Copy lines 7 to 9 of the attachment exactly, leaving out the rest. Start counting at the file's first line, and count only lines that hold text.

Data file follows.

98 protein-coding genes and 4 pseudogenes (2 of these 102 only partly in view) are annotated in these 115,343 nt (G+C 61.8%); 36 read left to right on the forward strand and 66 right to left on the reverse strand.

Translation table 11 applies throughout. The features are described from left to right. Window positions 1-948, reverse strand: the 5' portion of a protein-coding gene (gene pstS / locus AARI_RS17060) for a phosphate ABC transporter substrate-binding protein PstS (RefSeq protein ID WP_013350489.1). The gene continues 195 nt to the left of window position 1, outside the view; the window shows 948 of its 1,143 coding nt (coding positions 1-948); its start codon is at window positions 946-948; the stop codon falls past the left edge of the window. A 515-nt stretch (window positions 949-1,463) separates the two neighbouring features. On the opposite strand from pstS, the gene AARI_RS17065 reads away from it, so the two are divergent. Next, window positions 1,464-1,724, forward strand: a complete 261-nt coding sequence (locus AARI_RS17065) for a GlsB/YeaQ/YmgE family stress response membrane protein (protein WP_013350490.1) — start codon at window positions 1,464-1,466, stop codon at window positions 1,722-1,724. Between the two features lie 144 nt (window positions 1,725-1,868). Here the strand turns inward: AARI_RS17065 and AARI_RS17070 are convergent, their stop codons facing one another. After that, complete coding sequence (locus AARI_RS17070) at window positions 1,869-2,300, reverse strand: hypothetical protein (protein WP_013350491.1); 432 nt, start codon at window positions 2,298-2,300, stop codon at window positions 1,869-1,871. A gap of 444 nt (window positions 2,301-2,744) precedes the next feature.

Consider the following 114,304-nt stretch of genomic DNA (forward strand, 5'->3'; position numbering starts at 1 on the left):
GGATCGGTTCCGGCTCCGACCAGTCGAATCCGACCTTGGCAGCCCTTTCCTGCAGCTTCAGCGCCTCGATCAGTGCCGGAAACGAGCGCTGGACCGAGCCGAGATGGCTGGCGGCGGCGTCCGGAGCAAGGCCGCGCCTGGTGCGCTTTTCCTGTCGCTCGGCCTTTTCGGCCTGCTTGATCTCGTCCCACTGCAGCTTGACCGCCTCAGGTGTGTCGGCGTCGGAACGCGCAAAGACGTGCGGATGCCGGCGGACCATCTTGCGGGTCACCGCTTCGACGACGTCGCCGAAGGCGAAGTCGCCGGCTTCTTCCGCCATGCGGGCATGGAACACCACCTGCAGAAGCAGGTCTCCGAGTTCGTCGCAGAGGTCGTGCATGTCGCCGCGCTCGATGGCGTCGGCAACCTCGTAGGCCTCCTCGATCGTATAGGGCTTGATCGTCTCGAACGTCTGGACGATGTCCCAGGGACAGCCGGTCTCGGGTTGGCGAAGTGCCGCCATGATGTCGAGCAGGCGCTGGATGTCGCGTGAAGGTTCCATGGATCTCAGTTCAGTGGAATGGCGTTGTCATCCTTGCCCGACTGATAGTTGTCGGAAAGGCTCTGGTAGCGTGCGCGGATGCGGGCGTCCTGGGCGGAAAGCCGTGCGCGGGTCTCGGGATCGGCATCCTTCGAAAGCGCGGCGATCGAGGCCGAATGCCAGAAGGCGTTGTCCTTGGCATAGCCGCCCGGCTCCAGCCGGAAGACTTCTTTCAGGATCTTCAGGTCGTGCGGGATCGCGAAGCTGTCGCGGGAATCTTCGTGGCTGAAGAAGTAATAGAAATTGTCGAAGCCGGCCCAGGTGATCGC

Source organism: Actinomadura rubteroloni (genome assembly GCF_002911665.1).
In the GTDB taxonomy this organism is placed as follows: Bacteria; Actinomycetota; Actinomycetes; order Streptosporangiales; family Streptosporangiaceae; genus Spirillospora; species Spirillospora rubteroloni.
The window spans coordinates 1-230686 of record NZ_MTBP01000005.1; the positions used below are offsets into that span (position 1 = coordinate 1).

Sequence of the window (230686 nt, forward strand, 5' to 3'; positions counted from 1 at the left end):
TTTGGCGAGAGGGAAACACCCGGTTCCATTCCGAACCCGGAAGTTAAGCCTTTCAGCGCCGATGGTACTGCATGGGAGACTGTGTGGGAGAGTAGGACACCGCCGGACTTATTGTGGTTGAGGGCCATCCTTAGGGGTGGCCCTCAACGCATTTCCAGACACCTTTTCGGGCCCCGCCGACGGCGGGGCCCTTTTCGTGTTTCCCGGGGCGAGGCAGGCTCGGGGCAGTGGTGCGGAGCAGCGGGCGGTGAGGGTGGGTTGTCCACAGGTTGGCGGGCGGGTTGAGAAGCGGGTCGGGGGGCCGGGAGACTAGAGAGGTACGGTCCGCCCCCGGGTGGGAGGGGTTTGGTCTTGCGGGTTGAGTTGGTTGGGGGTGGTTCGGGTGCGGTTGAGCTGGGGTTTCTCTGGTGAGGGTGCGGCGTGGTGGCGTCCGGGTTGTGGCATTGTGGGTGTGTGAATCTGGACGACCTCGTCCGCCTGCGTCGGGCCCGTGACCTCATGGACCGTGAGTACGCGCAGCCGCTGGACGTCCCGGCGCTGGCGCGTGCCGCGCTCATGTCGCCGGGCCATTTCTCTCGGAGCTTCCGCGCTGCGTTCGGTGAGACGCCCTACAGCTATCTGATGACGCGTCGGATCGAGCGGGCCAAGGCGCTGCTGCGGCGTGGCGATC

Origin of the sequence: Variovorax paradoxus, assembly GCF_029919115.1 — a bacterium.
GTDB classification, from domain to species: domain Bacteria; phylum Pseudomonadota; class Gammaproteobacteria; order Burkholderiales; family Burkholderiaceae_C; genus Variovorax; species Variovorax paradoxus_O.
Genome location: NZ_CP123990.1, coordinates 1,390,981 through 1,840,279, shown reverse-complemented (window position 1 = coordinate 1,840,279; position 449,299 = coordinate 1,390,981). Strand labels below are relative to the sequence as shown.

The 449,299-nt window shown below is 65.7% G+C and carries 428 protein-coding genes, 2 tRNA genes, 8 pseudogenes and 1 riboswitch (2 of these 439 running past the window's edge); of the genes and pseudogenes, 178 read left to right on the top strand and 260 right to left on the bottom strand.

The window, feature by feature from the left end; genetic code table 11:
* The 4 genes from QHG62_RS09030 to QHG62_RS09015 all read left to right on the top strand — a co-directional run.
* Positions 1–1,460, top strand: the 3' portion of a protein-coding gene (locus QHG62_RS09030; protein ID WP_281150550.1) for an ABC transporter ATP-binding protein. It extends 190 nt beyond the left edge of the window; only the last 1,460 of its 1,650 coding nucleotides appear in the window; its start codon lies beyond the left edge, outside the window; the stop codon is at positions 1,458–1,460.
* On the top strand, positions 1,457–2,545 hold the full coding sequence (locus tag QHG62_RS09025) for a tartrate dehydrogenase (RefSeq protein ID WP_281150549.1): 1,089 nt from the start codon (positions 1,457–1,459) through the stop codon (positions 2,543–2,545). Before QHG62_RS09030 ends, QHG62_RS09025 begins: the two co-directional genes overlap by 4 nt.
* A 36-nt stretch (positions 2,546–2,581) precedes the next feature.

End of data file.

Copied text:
The window spans coordinates 1-230686 of record NZ_MTBP01000005.1; the positions used below are offsets into that span (position 1 = coordinate 1).

Sequence of the window (230686 nt, forward strand, 5' to 3'; positions counted from 1 at the left end):
TTTGGCGAGAGGGAAACACCCGGTTCCATTCCGAACCCGGAAGTTAAGCCTTTCAGCGCCGATGGTACTGCATGGGAGACTGTGTGGGAGAGTAGGACACCGCCGGACTTATTGTGGTTGAGGGCCATCCTTAGGGGTGGCCCTCAACGCATTTCCAGACACCTTTTCGGGCCCCGCCGACGGCGGGGCCCTTTTCGTGTTTCCCGGGGCGAGGCAGGCTCGGGGCAGTGGTGCGGAGCAGCGGGCGGTGAGGGTGGGTTGTCCACAGGTTGGCGGGCGGGTTGAGAAGCGGGTCGGGGGGCCGGGAGACTAGAGAGGTACGGTCCGCCCCCGGGTGGGAGGGGTTTGGTCTTGCGGGTTGAGTTGGTTGGGGGTGGTTCGGGTGCGGTTGAGCTGGGGTTTCTCTGGTGAGGGTGCGGCGTGGTGGCGTCCGGGTTGTGGCATTGTGGGTGTGTGAATCTGGACGACCTCGTCCGCCTGCGTCGGGCCCGTGACCTCATGGACCGTGAGTACGCGCAGCCGCTGGACGTCCCGGCGCTGGCGCGTGCCGCGCTCATGTCGCCGGGCCATTTCTCTCGGAGCTTCCGCGCTGCGTTCGGTGAGACGCCCTACAGCTATCTGATGACGCGTCGGATCGAGCGGGCCAAGGCGCTGCTGCGGCGTGGCGATC